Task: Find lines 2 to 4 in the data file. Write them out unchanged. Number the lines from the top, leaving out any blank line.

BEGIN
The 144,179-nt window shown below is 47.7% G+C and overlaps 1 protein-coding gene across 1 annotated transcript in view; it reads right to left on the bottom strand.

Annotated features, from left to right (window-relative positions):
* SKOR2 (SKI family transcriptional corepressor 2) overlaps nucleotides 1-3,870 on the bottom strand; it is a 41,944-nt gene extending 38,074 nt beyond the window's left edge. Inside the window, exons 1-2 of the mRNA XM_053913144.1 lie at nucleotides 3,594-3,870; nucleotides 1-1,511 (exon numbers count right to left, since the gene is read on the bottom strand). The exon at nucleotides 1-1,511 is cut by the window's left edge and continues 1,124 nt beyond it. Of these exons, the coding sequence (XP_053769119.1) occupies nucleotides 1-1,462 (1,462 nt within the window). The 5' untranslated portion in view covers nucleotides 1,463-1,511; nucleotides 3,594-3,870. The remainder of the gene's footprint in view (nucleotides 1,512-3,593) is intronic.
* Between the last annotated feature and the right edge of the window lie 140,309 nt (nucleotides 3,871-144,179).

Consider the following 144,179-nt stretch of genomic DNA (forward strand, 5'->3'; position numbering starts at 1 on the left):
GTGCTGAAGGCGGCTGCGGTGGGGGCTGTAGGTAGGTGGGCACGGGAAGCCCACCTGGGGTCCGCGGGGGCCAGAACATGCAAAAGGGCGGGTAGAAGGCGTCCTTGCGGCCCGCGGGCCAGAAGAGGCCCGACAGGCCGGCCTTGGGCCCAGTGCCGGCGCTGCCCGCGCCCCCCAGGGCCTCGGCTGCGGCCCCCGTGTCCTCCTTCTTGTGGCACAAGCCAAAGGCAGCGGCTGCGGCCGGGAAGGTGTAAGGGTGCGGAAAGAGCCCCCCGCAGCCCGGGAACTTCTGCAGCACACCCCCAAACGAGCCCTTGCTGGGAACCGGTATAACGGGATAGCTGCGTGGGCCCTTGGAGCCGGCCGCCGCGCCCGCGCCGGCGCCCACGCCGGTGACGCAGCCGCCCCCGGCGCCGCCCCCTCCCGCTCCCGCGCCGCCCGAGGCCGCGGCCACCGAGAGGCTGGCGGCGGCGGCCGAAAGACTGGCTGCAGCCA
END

Annotated features, from left to right (window-relative positions):
* SKOR2 (SKI family transcriptional corepressor 2) overlaps nucleotides 1-3,870 on the bottom strand; it is a 41,944-nt gene extending 38,074 nt beyond the window's left edge. Inside the window, exons 1-2 of the mRNA XM_053913144.1 lie at nucleotides 3,594-3,870; nucleotides 1-1,511 (exon numbers count right to left, since the gene is read on the bottom strand). The exon at nucleotides 1-1,511 is cut by the window's left edge and continues 1,124 nt beyond it. Of these exons, the coding sequence (XP_053769119.1) occupies nucleotides 1-1,462 (1,462 nt within the window). The 5' untranslated portion in view covers nucleotides 1,463-1,511; nucleotides 3,594-3,870. The remainder of the gene's footprint in view (nucleotides 1,512-3,593) is intronic.
* Between the last annotated feature and the right edge of the window lie 140,309 nt (nucleotides 3,871-144,179).